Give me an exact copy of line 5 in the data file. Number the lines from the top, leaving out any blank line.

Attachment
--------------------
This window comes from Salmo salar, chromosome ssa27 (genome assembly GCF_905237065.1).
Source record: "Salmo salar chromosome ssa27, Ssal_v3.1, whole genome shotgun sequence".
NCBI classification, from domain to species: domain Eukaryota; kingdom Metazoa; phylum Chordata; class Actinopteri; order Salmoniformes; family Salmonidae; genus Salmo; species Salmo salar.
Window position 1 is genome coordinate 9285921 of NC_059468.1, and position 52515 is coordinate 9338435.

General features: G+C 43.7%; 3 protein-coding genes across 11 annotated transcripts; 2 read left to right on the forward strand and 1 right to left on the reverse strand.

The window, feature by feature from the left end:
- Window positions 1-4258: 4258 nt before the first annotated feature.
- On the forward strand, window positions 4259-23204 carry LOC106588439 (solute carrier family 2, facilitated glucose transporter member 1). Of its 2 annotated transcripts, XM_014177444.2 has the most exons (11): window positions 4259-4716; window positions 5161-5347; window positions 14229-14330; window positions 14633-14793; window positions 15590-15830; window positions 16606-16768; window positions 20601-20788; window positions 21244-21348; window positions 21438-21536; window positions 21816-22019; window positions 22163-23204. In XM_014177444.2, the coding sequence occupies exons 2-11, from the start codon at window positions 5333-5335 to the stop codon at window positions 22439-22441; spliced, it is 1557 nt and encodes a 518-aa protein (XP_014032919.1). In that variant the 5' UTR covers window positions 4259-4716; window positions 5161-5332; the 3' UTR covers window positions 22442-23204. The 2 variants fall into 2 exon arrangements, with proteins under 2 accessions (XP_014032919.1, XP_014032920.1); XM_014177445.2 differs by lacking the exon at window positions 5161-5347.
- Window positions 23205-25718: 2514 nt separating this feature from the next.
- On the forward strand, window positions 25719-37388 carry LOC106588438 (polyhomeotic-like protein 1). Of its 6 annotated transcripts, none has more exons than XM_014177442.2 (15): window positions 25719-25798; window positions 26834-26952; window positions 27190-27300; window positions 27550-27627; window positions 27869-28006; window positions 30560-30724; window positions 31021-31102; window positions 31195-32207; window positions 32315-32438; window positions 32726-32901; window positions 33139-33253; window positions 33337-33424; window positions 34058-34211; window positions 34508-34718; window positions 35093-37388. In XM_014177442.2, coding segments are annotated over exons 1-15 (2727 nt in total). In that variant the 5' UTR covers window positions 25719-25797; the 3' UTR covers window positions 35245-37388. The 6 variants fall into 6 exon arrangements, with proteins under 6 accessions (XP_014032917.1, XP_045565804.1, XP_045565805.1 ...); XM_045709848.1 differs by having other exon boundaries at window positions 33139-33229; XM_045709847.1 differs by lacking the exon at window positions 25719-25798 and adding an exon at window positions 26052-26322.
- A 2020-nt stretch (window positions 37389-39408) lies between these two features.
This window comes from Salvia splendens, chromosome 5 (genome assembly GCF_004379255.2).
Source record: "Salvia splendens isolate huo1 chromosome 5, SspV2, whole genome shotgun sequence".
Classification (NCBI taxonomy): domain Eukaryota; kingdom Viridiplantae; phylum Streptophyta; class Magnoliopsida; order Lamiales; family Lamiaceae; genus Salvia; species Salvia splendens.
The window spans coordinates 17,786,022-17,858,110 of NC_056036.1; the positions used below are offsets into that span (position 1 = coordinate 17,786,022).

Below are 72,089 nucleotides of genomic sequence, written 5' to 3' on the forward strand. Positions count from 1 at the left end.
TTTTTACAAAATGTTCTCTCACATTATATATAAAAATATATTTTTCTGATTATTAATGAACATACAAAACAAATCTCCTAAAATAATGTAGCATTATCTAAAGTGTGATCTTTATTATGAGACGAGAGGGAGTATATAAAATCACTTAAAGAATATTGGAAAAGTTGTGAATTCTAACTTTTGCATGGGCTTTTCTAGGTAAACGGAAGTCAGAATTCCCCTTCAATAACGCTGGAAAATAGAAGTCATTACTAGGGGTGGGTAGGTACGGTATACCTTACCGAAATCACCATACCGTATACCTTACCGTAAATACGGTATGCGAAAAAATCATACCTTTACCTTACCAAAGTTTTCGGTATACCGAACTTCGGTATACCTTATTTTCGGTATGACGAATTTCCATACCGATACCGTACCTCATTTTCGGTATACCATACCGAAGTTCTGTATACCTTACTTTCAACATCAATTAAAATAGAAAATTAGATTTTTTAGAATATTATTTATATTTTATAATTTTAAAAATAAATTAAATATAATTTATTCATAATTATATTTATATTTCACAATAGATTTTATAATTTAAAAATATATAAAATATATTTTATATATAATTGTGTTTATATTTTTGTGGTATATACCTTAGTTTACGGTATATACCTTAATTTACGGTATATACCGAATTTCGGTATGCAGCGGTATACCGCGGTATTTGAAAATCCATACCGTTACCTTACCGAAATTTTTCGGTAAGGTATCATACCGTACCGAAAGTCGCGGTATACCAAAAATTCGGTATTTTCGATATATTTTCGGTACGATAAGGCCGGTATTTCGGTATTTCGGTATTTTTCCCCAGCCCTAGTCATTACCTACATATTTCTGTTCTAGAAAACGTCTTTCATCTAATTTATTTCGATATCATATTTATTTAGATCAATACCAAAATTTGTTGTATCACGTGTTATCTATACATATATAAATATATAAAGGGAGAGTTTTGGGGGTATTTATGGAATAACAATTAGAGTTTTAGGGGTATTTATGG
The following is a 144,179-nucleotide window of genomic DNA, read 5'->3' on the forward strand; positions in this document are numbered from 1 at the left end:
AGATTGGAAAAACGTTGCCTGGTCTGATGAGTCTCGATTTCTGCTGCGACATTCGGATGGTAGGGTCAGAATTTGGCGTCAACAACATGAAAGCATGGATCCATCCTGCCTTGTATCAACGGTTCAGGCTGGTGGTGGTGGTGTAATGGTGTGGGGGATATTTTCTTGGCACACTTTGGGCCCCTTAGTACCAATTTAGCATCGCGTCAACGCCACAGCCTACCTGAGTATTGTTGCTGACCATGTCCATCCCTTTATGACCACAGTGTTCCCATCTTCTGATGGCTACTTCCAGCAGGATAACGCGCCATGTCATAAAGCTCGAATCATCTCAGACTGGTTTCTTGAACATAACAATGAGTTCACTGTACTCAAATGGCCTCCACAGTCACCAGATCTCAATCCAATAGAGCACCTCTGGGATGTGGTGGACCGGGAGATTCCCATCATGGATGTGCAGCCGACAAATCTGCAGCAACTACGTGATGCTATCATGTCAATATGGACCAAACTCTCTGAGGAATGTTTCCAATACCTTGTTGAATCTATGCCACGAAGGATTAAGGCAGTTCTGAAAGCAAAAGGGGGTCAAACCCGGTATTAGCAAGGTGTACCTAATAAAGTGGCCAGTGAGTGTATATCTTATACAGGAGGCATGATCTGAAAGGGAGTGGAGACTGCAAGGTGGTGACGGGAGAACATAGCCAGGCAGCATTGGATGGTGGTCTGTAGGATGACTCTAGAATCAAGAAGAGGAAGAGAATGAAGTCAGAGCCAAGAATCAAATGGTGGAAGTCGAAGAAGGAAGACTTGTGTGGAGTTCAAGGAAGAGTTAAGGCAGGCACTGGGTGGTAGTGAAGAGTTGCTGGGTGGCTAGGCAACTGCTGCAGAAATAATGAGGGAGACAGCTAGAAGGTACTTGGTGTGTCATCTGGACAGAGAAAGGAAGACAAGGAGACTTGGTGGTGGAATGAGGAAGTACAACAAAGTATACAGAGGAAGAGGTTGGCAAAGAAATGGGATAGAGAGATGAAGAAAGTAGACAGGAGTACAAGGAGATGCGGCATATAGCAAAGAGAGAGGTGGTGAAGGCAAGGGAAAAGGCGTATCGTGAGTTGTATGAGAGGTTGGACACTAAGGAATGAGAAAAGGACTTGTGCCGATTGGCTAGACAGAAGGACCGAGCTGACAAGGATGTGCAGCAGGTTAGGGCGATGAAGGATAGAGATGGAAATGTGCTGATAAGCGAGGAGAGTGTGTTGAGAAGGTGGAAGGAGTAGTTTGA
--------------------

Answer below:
General features: G+C 43.7%; 3 protein-coding genes across 11 annotated transcripts; 2 read left to right on the forward strand and 1 right to left on the reverse strand.